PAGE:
from: J. D. Beresford's critical biography of Wells (1916):
Mr. Wells' romances have little or nothing in common with those of Jules
Verne, not even that peculiar quality
of romance which revels in the impossible.
Mr. Wells' experiments with the relatively improbable have become increasingly
involved with the social problem,
and it would be possible to trace the growth of his opinions from this evidence alone, even if we had not the valuable commentary afforded by his novels and his essays in sociology. . . .The later works have been so defensive and, in
one sense, didactic that one is apt to forget that many of the earlier books, and all the short stories, must have
originated in the effervescence of creative imagination.
Wells prefaced his romances by a sketch in the old PALL MALL GAZETTE,
entitled "The Man of the Year
Million", in an a priori study that made one thankful for one's prematurity. After that piece of logic, however, he
tried another essay in evolution, published in 1895 in book form under the title of THE TIME MACHINE --
the first of his romances.
The machine itself is the vaguest of mechanical assumptions; a thing
of ivory, quartz, nickel and brass that quite
illogically carries its rider into an existing past or future. We accept the machine as a literary device to give an air
of probability to the essential thing, the experience; and forget the means in the effect. The criterion of the prophecy
in this case is influenced by the theory of "natural selection." Mr. Wells' vision of the "Sunset of Mankind" was of
men so nearly adapted to their environment that the need to struggle, with the corollary of the extermination of the
unfit, had practically ceased. Humanity had become differentiated into two races, both recessive: one, the Eloi,
a race of childlike, simple, delicate creatures living on the surface of a kindly earth; the other, the Morlocks, a
more active but debased race, of bestial habits, who lived underground and preyed cannibalistically on the
surface-dwellers, who they helped to preserve, as a man may preserve game. The Eloi, according to the
hypothesis of the Time Traveller, are the descendents of the leisured classes; the Morlocks of the workers. . . .
All this is in the year 802,701 A.D.
The prophecy is less convincing than the wonderful sight of the declining
earth some million years later, sinking
slowly into the dying fires of the worn-out sun. . . .And the picture is made more horrible to the imaginative by
the wonder whether the summit of the evolutionary curve has not already been reached -- or ir may be passed
in the days of the Greek philsophers.
THE TIME MACHINE, despite certain obvious faults of imagination and
style, is a brilliant fantasy: and it
affords a valuable picture of the young Wells looking at the world, with his normal eyes, and finding it, more
particularly, incomplete. At the age of twenty-seven or so, he has freed himself very completely from the bonds
of conventional thought, and is prepared to examine, and to present life from the detached standpoint of one who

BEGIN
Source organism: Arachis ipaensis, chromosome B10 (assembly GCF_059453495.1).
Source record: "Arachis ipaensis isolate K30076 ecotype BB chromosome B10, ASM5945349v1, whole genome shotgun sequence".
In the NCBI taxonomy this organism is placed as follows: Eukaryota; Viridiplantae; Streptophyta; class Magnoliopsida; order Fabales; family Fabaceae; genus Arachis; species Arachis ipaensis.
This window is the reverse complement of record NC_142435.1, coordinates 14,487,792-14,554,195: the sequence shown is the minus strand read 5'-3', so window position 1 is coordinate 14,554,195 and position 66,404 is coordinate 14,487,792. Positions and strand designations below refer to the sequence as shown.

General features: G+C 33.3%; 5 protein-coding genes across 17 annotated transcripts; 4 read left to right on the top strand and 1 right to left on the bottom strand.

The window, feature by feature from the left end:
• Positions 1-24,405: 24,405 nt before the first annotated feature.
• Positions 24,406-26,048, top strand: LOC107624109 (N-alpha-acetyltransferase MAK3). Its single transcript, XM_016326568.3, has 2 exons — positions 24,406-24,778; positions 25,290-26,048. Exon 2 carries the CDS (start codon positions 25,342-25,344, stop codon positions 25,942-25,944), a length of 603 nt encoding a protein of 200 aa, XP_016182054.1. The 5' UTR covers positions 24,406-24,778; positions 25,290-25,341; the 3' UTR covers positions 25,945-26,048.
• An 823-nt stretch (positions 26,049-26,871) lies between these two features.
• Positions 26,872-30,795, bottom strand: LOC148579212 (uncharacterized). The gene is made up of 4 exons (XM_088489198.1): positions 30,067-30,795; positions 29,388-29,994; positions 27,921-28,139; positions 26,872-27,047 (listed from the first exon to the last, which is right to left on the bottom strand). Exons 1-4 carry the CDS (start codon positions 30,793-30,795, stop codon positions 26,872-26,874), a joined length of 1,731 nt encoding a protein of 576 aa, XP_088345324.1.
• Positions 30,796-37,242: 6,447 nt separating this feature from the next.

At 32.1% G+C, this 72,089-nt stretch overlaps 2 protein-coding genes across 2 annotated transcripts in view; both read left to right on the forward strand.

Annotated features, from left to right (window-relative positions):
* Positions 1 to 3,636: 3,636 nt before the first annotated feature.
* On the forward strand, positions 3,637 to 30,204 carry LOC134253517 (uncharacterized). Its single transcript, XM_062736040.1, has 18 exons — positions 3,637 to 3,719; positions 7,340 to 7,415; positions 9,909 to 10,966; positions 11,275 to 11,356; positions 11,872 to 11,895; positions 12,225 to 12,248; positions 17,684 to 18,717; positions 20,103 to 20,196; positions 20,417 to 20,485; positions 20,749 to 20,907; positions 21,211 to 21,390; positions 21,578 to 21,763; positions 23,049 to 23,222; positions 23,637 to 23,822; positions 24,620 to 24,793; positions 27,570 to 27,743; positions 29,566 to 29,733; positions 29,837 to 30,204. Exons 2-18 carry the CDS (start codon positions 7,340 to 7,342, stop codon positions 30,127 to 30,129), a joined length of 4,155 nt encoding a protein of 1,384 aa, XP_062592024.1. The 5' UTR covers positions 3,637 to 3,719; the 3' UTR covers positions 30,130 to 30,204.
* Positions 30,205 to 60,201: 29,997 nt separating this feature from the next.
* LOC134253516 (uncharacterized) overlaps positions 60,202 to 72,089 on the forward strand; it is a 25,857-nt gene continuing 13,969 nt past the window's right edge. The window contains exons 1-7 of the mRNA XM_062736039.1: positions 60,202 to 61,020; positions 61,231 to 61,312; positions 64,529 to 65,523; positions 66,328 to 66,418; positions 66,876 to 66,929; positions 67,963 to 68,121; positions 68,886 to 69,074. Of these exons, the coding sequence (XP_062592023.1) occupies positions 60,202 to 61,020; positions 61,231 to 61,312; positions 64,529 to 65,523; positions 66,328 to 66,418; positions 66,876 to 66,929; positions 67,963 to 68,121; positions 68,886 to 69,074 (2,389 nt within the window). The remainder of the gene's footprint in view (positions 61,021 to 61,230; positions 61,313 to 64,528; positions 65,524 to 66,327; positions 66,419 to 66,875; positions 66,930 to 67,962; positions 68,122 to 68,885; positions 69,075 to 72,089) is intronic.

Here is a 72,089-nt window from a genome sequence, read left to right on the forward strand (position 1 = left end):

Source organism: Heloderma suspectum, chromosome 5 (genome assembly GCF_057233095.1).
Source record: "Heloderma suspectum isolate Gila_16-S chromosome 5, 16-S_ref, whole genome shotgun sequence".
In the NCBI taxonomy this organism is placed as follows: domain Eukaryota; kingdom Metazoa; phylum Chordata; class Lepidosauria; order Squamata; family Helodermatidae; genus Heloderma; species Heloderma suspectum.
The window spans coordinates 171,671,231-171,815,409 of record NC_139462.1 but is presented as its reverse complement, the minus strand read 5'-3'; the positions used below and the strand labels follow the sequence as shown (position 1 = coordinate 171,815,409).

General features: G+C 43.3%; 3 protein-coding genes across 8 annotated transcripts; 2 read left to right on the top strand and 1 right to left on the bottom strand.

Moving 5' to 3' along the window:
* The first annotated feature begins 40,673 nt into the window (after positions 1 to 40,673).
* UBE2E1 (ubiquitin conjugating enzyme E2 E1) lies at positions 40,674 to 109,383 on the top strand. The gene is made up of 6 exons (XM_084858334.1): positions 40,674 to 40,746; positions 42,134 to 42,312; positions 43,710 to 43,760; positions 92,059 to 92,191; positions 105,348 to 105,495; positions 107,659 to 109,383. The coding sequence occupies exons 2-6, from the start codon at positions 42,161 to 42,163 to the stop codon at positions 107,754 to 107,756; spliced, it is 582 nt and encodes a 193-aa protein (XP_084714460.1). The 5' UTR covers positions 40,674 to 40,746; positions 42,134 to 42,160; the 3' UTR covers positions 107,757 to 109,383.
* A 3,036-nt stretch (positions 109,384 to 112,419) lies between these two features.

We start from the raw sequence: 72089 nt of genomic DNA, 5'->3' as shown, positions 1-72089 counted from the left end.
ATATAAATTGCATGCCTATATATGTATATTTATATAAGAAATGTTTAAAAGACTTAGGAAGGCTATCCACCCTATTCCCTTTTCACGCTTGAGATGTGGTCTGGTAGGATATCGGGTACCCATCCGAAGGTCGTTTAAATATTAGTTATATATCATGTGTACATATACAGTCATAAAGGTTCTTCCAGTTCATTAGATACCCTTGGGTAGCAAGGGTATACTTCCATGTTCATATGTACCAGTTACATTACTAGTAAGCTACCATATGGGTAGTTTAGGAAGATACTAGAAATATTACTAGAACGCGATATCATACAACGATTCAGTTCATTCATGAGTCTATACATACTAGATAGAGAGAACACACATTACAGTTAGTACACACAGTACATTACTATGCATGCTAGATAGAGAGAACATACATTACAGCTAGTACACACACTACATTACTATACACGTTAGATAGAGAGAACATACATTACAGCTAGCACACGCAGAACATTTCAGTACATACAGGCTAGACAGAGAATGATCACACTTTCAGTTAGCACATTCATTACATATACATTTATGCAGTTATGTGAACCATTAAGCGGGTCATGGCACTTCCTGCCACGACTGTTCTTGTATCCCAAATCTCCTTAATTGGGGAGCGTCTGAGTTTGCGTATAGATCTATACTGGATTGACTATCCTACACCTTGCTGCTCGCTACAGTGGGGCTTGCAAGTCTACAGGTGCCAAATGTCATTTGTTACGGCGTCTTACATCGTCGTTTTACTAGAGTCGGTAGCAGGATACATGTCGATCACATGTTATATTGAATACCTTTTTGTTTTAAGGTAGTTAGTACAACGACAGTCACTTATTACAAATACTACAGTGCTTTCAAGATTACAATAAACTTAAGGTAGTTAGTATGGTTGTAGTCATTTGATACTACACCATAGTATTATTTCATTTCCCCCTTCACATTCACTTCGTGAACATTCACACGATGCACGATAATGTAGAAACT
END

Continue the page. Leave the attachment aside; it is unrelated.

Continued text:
views it all from a respectable distance; but who is able, nevertheless -- an essential qualification -- to enter life
with all the passion and generosity of his own humanity.
QUESTION ON SECONDARY SOURCES: Although generally positive, this reviewer has reservations about Wells' absorption in "the social question." If a reviewer takes such a stand, is it fair to surmise that unacknowldeged bias may be at work? Are reviewers themselves exempt from questions of bias? Of didacticism? Students using what reviewers say about books may accept the reviewers' own statements that they have no interest other than that of "quality" in fiction. Can this ever be the case? Keep in mind what may be at work on the reviewers of Wells' own day. It would be good to know to what they were comparing _The Time Machine_. To Poe? To Verne? The shifting balance of critical assessment moves with the times. What may have impressed the critics of Wells' own times may seem dated in a later time. The qualities that survive in _The Time Machine_ may be other than those that impressed the contemporary critics.-------- Additional quotations from positive reviewers: -------
"A Man of Genius" By Wm. T. Stead
THE REVIEW, March 1895.
(Stead was the foremost crusading English
journalist and editor of the late 19th century. He was one of the
first people in the press to draw attention to Wells' TIME MACHINE.)
H. G. Wells who is writing the serial in THE NEW REVIEW, is a man of
genius. His invention of the TIME MACHINE
was good, but his description of the ultimate evolution of society into the aristocrats and capitalists who live on the
surface of the earth in the sunshine, and the toilers who are doomed to live in the bowels of the earth in black
darkness, in which they learn to see by evolving huge owl-like eyes, is gruesome and horrible to the last point. The
story is not yet finished, but he has written enough to show that he has an imagination as gruesome as Edgar Allan Poe.
Essay by Joseph Conrad
. . .One can always see a lot in your work -- there is always a "beyond"
to your books. . . .I suppose you'll have the
decency to believe me when I tell you that I am always impressed by your work. . . .And if you want to know what
impresses me it is to see how you contrive to give over humanity into the clutches of the Impossible and yet manage
to keep it down (or up) to its humanity, to its flesh, blood, sorrow, folly. THAT is achievement!
WORKS CITED Haining, Peter, ed. _The H. G. Wells Scrapbook_. London: New English Library, 1978. -------------------._Twentieth-century Literary Criticism_. 50 vols. Detroit: Gale Research, 1978- Locations in volumes: 6:523, 533-34, 538, 547-55, 12:487-88, 501, 506, 508-11; 19:420, 424, 428-31, 434, 436-39, 441-42, 446-50, 452.